ME: Couldn’t one of you all just run over to Walmart and get some so customers can have ranch on their wraps and salads? (This particular Waffle House is in the parking lot of the Siloam Walmart)

WAITRESS: I guess so, but the manager isn’t here, so we don’t know if that’s ok. He always makes us ask for permission to do stuff like that. Plus, it’s getting cold outside.

CHAD: That’s fine. I’ll use salsa instead.

Fear-Driven Management

Why do I share this example? It highlights the problems that result when employees don’t feel empowered by their managers. Read more of this post

Winning at All Costs

 

Petrino

UPDATE: Bobby Petrino was fired today (April 10) by the U of A after it was revealed he paid the 25- year old assistant $20,000 in addition to apparently taking advantage of his position and placing himself above the program. I definitely think the University made the right decision and I’m proud of the way Jeff Long handled it. Here’s the video of the press conference & Petrino’s statement.

I normally don’t write blog posts about current events, but two recent stories in the world of college football have caught my attention. Both situations involve a scandal of some sort that was covered up by a head football coach who eventually got caught. The first coach was Joe Paterno of Penn State University; the second being Bobby Petrino from the University of Arkansas. Being a Razorback fan, the Petrino story hits closer to home, but both stories make a similar point.

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Chick-fil-A: Moootivating Cowmittment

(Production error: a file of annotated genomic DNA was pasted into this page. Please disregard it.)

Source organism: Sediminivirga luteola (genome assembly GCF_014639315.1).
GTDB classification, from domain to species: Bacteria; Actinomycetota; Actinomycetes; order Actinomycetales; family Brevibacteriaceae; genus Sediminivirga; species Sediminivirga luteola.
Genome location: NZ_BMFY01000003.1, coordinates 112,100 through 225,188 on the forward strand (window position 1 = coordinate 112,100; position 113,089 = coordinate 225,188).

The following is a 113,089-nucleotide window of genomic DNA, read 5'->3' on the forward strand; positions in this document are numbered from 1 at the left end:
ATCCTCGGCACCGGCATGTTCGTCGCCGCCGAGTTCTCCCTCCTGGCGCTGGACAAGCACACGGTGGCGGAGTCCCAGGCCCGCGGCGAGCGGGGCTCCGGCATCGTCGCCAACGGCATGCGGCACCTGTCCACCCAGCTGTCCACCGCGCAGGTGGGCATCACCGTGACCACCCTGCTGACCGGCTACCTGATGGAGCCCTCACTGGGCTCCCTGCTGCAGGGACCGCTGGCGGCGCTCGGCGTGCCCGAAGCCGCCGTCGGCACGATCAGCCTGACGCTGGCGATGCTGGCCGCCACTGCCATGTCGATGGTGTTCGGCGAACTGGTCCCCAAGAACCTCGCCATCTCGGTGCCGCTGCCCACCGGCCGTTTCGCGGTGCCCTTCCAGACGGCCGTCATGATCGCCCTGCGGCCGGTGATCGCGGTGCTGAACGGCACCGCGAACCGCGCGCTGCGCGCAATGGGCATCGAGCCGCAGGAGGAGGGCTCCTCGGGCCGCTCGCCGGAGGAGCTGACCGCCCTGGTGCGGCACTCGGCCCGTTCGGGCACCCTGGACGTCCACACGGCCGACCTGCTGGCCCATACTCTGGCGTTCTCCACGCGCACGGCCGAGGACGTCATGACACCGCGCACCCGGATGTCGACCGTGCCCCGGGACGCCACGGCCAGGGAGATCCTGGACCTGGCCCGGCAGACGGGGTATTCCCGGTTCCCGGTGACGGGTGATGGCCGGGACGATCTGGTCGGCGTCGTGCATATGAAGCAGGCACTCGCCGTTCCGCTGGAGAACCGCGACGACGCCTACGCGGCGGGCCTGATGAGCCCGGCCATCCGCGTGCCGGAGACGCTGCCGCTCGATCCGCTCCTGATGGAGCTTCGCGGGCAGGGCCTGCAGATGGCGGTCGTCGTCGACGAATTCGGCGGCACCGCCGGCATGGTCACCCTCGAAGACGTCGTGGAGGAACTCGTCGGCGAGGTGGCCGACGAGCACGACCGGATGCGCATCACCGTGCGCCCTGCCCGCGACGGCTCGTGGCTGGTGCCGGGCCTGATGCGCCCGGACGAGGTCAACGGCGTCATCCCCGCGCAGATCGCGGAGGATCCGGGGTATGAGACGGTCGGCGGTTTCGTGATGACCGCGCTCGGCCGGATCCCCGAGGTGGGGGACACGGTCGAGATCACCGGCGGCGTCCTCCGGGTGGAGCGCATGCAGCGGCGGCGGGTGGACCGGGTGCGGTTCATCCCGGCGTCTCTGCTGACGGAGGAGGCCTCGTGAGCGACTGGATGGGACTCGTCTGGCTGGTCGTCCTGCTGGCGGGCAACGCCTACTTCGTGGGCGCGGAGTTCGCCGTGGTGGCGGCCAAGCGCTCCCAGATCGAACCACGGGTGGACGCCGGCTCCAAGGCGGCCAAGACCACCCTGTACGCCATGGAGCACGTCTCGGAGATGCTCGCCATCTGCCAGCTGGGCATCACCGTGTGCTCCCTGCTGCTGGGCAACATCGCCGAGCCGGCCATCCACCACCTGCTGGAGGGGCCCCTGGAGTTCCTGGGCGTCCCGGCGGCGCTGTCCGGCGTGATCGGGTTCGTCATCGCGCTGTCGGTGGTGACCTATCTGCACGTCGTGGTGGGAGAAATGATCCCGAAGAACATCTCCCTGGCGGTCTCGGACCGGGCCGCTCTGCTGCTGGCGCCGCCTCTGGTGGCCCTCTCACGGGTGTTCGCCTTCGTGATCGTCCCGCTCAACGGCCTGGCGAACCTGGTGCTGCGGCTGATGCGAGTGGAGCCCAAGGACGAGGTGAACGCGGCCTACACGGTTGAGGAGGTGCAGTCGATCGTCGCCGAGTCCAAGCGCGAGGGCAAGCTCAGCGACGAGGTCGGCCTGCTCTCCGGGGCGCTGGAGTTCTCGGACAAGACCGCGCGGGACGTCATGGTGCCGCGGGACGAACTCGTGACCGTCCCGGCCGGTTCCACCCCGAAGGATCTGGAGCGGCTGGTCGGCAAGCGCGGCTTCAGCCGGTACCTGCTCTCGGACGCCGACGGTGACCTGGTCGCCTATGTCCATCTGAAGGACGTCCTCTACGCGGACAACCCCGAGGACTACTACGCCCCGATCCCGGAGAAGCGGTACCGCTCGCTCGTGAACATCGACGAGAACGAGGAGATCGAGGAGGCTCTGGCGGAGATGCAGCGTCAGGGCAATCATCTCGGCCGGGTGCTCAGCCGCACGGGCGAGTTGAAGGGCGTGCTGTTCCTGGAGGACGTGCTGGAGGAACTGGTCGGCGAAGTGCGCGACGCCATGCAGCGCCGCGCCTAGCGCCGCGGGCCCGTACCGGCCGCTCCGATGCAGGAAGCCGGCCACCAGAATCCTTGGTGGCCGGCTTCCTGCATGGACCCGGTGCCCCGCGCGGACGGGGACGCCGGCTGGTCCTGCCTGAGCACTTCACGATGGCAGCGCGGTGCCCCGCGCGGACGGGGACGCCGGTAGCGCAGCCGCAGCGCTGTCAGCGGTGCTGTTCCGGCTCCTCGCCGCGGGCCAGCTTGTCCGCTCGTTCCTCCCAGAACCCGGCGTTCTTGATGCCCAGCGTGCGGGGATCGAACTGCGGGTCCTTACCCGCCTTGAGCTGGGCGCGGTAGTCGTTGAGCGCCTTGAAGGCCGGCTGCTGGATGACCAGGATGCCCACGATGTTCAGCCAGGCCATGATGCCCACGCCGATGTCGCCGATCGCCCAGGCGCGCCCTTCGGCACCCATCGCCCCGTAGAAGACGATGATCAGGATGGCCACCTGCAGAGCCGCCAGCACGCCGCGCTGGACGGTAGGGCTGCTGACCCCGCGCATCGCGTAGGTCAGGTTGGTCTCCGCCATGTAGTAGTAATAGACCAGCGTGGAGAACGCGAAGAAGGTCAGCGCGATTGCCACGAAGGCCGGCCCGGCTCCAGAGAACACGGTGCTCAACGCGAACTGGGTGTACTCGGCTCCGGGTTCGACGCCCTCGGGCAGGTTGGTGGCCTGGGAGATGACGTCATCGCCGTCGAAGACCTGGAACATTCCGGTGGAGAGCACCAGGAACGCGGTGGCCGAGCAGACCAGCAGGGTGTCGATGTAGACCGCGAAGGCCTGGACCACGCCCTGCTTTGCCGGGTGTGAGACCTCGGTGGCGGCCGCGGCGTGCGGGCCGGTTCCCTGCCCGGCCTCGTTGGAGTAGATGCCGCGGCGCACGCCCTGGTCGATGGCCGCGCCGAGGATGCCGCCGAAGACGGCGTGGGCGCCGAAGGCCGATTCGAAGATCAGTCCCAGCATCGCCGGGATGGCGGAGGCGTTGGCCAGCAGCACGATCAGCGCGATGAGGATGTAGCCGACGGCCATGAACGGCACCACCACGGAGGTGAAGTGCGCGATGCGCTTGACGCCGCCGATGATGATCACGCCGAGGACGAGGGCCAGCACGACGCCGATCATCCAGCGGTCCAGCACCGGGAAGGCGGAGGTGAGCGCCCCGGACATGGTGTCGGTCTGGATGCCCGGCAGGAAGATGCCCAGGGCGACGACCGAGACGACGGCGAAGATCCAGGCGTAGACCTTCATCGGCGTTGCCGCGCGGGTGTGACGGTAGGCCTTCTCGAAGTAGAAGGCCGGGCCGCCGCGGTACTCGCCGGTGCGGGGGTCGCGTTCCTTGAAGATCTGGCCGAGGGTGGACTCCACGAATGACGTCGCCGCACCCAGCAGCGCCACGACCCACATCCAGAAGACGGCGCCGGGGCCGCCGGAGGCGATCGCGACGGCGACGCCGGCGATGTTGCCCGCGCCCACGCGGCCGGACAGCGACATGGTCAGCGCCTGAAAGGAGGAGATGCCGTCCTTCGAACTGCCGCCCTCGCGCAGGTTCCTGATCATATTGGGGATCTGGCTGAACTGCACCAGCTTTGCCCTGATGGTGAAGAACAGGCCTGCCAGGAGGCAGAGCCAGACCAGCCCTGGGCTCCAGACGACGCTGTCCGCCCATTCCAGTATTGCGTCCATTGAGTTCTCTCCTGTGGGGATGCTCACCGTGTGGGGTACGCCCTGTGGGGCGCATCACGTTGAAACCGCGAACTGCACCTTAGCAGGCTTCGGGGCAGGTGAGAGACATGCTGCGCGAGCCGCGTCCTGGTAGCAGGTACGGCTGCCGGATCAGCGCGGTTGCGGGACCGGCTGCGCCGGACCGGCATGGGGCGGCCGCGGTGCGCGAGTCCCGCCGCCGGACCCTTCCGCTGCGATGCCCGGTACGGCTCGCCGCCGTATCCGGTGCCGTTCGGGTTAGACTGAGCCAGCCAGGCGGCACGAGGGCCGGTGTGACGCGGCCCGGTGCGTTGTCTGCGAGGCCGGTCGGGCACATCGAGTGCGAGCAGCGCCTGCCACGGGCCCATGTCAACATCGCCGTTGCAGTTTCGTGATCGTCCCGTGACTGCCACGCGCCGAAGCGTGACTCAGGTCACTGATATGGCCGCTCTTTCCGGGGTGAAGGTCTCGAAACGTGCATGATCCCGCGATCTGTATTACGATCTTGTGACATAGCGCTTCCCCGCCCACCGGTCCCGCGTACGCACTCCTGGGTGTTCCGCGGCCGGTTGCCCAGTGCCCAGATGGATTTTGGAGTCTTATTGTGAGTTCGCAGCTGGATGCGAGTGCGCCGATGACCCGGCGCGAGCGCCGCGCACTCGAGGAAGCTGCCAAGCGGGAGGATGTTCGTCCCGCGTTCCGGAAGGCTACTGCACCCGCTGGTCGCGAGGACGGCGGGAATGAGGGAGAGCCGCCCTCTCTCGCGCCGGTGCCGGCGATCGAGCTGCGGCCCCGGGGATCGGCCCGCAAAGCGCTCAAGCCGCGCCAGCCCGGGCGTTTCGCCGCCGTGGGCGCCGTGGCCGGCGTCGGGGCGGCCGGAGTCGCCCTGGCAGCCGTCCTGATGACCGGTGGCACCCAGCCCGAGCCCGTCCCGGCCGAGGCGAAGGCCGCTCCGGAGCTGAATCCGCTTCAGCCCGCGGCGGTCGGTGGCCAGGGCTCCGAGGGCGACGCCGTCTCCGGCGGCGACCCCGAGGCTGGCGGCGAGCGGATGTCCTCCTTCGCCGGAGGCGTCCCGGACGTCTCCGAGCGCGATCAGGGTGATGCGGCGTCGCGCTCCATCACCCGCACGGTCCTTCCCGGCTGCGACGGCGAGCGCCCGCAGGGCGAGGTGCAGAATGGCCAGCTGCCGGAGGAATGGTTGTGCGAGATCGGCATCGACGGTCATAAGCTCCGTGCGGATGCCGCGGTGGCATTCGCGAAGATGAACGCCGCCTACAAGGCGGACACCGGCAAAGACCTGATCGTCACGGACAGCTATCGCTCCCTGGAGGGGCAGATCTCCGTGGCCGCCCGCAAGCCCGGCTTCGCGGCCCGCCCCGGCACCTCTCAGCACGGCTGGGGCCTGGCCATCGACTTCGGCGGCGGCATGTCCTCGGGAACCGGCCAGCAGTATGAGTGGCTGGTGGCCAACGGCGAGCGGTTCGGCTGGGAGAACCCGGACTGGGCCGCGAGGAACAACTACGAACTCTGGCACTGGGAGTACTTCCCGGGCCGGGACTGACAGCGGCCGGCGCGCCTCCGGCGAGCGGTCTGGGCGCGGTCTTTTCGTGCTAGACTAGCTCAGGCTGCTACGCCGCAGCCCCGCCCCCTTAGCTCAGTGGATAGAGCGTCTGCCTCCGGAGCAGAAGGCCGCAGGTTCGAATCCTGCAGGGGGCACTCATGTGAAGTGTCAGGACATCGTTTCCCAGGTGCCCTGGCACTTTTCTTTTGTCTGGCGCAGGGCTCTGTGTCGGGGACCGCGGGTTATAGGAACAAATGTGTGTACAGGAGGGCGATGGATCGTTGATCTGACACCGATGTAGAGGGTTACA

“Your customers are only satisfied because their expectations are so low and because no one else is doing better. Just having satisfied customers isn’t good enough anymore. If you really want a booming business, you have to create Raving Fans.” -Ken Blanchard

In case you missed it, this past Friday (7/8/2011) was Cow Appreciation Day at all Chick-fil-A locations across the United States. For those poor souls unfamiliar with this great holiday, Cow Appreciation Day is a day when Chick-fil-A customers can dress up as cows and receive free food in return (an entree for wearing a shirt; a combo for dressing head to hoof). In other words, it’s an opportunity for the raving fans of Chick-fil-A to celebrate one of their favorite restaurants. Do I happen to be one of those raving fans? I’ll let you decide from the photo…

What is it that Chick-fil-A does so well to mootivate this type of cowmittment from its customers? One word: values. Anytime you walk into a Chick-fil-A you will be greeted by a friendly employee and will be treated like a family member the whole time you are there from employees asking if you’d like refills and taking your trash to the familiar “My Pleasure” anytime you thank them for anything. You almost forget that you are visiting a fast food restaurant built around putting friend chicken between two pieces of bread. Being treated in such a kind way (ie the Golden Rule) leads to brand loyalty in the minds of customers. Now that I live in a town without a Chick-fil-A, I make it a point to visit one whenever I am near one around a meal time. It is also one of the few restaurants that I order food from without looking at the price of what I’m about to order. Yes, the food is exceptional, but the way in which the company takes care of its customers is what keeps me going back…even dressed as a cow.

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Doing Virtuous Business

A few weeks ago, I had the opportunity to attend a screening of the PBS documentary “Doing Virtuous Business” at the new Berry Performing Arts Center on the campus of John Brown University. The documentary is based on Dr. Theodore Malloch‘s best-seller Spiritual Enterprise and takes a look at fourteen traits that translate into success for modern corporations, even during tense economic times.